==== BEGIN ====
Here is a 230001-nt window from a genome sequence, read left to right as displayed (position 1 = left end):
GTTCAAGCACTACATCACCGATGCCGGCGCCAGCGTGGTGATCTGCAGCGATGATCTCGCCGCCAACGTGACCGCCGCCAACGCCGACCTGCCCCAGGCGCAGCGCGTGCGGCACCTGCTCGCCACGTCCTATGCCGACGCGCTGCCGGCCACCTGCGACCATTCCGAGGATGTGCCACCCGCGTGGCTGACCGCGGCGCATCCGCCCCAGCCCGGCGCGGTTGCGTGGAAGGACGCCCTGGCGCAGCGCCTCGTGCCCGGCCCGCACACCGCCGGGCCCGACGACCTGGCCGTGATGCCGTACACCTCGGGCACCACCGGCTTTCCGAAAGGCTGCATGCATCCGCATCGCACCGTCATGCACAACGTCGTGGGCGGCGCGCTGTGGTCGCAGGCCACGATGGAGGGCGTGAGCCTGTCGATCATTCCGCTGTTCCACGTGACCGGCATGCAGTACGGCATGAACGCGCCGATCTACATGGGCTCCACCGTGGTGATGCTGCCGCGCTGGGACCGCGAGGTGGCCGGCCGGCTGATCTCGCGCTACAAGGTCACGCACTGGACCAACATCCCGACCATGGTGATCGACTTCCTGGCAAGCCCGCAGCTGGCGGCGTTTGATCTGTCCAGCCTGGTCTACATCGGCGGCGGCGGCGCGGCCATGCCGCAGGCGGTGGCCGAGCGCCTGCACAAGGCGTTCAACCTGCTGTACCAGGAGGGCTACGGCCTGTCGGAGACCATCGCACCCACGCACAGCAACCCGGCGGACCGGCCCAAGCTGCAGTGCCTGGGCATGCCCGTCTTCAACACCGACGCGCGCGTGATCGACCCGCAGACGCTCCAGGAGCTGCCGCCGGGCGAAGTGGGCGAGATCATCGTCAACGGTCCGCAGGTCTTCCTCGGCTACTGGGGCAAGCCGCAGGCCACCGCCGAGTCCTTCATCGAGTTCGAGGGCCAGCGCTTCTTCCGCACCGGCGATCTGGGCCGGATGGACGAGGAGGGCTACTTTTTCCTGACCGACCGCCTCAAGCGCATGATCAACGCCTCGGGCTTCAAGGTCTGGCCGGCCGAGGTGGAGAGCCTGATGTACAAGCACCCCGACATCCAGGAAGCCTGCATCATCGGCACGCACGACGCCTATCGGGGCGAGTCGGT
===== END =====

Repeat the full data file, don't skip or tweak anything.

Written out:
Here is a 230001-nt window from a genome sequence, read left to right as displayed (position 1 = left end):
GTTCAAGCACTACATCACCGATGCCGGCGCCAGCGTGGTGATCTGCAGCGATGATCTCGCCGCCAACGTGACCGCCGCCAACGCCGACCTGCCCCAGGCGCAGCGCGTGCGGCACCTGCTCGCCACGTCCTATGCCGACGCGCTGCCGGCCACCTGCGACCATTCCGAGGATGTGCCACCCGCGTGGCTGACCGCGGCGCATCCGCCCCAGCCCGGCGCGGTTGCGTGGAAGGACGCCCTGGCGCAGCGCCTCGTGCCCGGCCCGCACACCGCCGGGCCCGACGACCTGGCCGTGATGCCGTACACCTCGGGCACCACCGGCTTTCCGAAAGGCTGCATGCATCCGCATCGCACCGTCATGCACAACGTCGTGGGCGGCGCGCTGTGGTCGCAGGCCACGATGGAGGGCGTGAGCCTGTCGATCATTCCGCTGTTCCACGTGACCGGCATGCAGTACGGCATGAACGCGCCGATCTACATGGGCTCCACCGTGGTGATGCTGCCGCGCTGGGACCGCGAGGTGGCCGGCCGGCTGATCTCGCGCTACAAGGTCACGCACTGGACCAACATCCCGACCATGGTGATCGACTTCCTGGCAAGCCCGCAGCTGGCGGCGTTTGATCTGTCCAGCCTGGTCTACATCGGCGGCGGCGGCGCGGCCATGCCGCAGGCGGTGGCCGAGCGCCTGCACAAGGCGTTCAACCTGCTGTACCAGGAGGGCTACGGCCTGTCGGAGACCATCGCACCCACGCACAGCAACCCGGCGGACCGGCCCAAGCTGCAGTGCCTGGGCATGCCCGTCTTCAACACCGACGCGCGCGTGATCGACCCGCAGACGCTCCAGGAGCTGCCGCCGGGCGAAGTGGGCGAGATCATCGTCAACGGTCCGCAGGTCTTCCTCGGCTACTGGGGCAAGCCGCAGGCCACCGCCGAGTCCTTCATCGAGTTCGAGGGCCAGCGCTTCTTCCGCACCGGCGATCTGGGCCGGATGGACGAGGAGGGCTACTTTTTCCTGACCGACCGCCTCAAGCGCATGATCAACGCCTCGGGCTTCAAGGTCTGGCCGGCCGAGGTGGAGAGCCTGATGTACAAGCACCCCGACATCCAGGAAGCCTGCATCATCGGCACGCACGACGCCTATCGGGGCGAGTCGGT